Beyond Artifacts: Bridecentrism, Meaning, and Market in Wedding Material Culture

Beyond Artifacts: Bridecentrism, Meaning, and Market in Wedding Material Culture

Lorna M. Vélez-Gómez

Abstract: This work aims at examining the “strangeness” of the familiar ritual of the wedding through an in-depth look at how artifacts circulate in weddings. Carried out in the western part of Puerto Rico, this study makes a contribution by addressing a gap in the anthropological literature on Puerto Rico with the study of the wedding ritual and contributing to the broader anthropological study of how meaning is produced, communicated and negotiated. This research reveals that Puerto Rican weddings are a bride-centric ritual, and that the meaning attributed to wedding artifacts is the result of negotiations between what are perceived by participants as structural, traditional, ritual constraints or guidelines and what are described as more personal or idiosyncratic preferences. This analysis of wedding artifacts also suggests an underlying logic of how people and things are classified in Puerto Rican culture. Artifacts are classified; much like people are classified- objects are incorporated into the ritual because they perpetuate notions of valuable characteristics in people (eg. uniqueness). The market then, targets brides, because the market understands women long to possess these values and also posses the knowledge necessary to produce the truth and the power needed to make decisions regarding wedding aesthetics.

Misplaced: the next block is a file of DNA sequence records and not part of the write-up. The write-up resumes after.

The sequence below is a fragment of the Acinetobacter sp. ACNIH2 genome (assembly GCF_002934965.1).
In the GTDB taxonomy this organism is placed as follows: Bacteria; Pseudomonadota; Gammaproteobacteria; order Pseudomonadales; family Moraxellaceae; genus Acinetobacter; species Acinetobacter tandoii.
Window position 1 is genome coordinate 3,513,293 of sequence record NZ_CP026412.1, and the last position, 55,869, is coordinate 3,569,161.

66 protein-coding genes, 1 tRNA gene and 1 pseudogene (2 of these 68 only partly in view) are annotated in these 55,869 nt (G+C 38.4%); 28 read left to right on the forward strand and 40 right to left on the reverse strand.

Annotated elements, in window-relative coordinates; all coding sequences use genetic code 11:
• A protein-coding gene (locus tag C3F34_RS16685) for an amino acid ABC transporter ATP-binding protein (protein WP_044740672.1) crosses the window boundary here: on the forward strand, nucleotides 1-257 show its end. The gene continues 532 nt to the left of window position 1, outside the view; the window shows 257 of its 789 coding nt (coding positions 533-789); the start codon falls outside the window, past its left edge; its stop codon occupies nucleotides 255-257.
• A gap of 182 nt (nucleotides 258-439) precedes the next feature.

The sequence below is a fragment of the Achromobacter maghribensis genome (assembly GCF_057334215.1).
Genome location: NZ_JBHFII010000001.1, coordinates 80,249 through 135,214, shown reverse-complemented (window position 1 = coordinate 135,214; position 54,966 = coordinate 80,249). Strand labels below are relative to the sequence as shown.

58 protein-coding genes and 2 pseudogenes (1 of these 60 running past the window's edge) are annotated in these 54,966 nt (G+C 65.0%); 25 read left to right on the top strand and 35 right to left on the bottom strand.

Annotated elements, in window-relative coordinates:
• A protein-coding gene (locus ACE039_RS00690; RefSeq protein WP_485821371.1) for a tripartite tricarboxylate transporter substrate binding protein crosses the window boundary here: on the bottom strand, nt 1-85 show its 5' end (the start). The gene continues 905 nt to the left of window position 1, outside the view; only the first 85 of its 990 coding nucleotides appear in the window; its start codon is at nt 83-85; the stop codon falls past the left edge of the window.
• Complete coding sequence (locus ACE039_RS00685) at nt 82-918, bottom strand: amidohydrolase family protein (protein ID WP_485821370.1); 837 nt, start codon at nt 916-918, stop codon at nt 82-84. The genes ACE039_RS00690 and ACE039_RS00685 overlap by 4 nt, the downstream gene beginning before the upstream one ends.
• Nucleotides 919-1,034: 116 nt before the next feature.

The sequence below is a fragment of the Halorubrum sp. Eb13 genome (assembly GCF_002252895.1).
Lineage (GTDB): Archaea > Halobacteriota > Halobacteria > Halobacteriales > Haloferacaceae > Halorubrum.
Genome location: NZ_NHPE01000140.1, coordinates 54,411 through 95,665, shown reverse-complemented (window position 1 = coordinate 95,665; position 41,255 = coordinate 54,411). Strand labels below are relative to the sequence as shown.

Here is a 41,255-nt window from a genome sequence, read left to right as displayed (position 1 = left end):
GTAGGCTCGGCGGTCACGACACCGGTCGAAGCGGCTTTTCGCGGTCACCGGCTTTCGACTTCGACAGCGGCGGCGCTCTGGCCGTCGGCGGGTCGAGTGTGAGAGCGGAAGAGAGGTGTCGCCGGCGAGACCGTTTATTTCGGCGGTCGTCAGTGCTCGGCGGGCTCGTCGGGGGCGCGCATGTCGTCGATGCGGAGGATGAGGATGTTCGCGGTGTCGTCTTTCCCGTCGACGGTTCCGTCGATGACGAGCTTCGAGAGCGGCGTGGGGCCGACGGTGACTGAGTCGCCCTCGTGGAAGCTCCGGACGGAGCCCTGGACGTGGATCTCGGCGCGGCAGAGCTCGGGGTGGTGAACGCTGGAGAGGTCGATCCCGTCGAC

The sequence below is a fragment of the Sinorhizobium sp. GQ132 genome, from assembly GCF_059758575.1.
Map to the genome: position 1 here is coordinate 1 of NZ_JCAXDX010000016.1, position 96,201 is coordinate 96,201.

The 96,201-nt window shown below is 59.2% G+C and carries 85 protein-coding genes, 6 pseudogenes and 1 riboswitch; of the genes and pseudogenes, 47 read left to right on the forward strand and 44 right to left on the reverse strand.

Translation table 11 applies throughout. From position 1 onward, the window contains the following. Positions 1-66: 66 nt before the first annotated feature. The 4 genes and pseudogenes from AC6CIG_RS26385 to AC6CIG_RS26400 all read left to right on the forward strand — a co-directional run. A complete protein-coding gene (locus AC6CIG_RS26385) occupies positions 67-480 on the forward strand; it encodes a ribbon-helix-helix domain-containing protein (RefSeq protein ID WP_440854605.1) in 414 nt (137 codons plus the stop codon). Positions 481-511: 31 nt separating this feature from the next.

Student Anthropologist, 2 (1)

Publication date: 2010

Pages: 54-61

Download PDF Vélez-Gómez 2010


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